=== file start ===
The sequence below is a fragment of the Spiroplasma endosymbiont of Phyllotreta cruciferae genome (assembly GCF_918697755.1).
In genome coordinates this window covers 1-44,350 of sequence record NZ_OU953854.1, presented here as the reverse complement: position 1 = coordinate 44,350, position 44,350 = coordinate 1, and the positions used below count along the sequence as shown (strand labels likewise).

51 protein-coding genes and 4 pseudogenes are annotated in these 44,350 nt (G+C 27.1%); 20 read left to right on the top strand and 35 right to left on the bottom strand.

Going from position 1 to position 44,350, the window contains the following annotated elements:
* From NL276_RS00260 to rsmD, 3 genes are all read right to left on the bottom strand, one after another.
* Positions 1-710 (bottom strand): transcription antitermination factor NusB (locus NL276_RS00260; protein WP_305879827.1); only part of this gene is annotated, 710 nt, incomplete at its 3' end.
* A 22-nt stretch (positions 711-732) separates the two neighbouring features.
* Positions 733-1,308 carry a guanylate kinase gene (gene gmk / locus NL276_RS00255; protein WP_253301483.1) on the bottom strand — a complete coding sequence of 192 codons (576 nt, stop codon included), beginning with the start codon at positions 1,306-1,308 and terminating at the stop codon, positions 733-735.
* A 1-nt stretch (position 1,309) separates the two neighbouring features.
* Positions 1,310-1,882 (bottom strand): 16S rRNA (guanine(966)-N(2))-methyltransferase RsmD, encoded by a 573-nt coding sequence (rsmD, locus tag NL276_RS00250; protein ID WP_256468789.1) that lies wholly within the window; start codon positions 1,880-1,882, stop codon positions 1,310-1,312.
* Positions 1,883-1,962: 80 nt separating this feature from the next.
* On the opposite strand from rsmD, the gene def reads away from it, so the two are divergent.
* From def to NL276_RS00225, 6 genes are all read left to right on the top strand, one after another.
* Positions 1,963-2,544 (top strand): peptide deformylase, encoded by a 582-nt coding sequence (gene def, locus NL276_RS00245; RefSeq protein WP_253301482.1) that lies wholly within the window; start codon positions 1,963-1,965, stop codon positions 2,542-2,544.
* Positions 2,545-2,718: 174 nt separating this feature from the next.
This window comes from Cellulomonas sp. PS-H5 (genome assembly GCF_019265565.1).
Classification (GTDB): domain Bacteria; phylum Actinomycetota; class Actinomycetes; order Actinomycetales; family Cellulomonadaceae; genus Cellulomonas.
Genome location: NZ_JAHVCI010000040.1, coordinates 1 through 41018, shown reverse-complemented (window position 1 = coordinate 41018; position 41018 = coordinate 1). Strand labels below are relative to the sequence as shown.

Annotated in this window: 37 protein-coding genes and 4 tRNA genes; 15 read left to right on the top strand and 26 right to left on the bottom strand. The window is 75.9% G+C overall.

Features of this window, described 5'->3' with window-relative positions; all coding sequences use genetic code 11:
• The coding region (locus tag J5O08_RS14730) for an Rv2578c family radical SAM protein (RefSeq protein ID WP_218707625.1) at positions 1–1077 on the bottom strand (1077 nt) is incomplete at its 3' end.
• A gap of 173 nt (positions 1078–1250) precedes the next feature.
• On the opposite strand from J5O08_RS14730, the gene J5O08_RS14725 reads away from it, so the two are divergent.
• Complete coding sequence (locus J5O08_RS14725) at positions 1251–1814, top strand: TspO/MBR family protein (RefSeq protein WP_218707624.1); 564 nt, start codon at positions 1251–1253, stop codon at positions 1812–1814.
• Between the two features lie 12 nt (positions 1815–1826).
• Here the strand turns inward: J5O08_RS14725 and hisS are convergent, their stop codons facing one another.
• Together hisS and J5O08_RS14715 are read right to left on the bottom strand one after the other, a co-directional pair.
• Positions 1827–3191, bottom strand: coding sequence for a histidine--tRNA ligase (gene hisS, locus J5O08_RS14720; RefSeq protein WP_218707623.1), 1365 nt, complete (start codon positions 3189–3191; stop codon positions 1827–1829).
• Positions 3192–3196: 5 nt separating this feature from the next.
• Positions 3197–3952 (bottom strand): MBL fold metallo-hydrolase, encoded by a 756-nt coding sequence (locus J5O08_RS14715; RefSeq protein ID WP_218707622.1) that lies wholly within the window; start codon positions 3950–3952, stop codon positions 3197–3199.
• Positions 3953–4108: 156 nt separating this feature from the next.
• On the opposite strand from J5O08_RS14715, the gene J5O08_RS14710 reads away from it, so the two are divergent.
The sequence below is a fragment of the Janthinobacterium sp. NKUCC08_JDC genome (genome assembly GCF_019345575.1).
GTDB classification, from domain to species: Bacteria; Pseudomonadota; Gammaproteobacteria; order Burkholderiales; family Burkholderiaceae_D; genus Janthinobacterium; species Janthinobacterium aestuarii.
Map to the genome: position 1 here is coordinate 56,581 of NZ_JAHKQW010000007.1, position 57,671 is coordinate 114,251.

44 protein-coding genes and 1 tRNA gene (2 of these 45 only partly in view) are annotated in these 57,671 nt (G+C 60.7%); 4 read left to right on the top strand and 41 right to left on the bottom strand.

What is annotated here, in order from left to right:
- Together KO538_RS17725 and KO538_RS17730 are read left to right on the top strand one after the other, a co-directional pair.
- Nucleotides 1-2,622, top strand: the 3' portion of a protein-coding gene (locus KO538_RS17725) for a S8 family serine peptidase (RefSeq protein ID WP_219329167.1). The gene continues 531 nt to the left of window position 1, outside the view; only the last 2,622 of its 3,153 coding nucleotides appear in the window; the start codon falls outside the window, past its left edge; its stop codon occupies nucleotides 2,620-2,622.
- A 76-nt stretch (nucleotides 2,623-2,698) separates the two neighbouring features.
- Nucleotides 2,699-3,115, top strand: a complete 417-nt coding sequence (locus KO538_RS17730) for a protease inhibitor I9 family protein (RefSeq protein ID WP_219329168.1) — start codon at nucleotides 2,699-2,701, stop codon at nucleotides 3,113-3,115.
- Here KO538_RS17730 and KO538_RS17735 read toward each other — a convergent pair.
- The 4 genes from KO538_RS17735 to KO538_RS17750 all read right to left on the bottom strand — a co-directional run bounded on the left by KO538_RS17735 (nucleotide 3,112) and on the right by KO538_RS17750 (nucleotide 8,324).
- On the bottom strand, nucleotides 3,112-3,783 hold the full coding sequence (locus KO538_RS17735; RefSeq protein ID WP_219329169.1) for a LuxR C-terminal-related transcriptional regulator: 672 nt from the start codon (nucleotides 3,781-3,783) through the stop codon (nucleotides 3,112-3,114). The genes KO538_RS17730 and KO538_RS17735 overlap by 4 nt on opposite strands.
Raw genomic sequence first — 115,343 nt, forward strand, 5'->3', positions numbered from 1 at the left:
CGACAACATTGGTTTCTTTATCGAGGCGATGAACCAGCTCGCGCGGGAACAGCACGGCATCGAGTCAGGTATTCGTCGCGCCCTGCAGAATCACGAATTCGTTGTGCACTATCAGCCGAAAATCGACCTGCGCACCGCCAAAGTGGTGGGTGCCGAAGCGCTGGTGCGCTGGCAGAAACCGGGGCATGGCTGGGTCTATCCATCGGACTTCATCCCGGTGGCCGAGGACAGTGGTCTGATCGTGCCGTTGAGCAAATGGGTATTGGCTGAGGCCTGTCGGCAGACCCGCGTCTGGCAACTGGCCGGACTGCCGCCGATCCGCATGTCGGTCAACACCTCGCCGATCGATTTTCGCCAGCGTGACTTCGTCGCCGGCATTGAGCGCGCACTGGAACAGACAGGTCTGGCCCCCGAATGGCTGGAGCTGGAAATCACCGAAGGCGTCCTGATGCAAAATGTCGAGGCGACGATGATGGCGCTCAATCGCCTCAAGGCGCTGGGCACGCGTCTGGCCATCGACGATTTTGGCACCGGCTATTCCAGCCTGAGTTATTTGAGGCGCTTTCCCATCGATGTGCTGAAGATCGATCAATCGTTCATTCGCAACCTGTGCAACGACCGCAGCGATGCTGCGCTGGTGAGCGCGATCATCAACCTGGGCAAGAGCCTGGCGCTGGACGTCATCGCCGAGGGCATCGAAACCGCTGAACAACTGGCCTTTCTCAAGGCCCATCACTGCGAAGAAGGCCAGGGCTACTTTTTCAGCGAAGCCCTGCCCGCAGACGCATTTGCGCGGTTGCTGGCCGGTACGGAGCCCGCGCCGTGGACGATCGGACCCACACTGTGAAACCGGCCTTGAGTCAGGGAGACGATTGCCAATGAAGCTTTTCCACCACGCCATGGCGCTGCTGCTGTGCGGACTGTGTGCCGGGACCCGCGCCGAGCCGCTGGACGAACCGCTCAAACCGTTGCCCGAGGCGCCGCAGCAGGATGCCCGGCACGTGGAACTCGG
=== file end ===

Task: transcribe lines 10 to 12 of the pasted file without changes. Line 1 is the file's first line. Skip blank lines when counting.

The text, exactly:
* Positions 1,310-1,882 (bottom strand): 16S rRNA (guanine(966)-N(2))-methyltransferase RsmD, encoded by a 573-nt coding sequence (rsmD, locus tag NL276_RS00250; protein ID WP_256468789.1) that lies wholly within the window; start codon positions 1,880-1,882, stop codon positions 1,310-1,312.
* Positions 1,883-1,962: 80 nt separating this feature from the next.
* On the opposite strand from rsmD, the gene def reads away from it, so the two are divergent.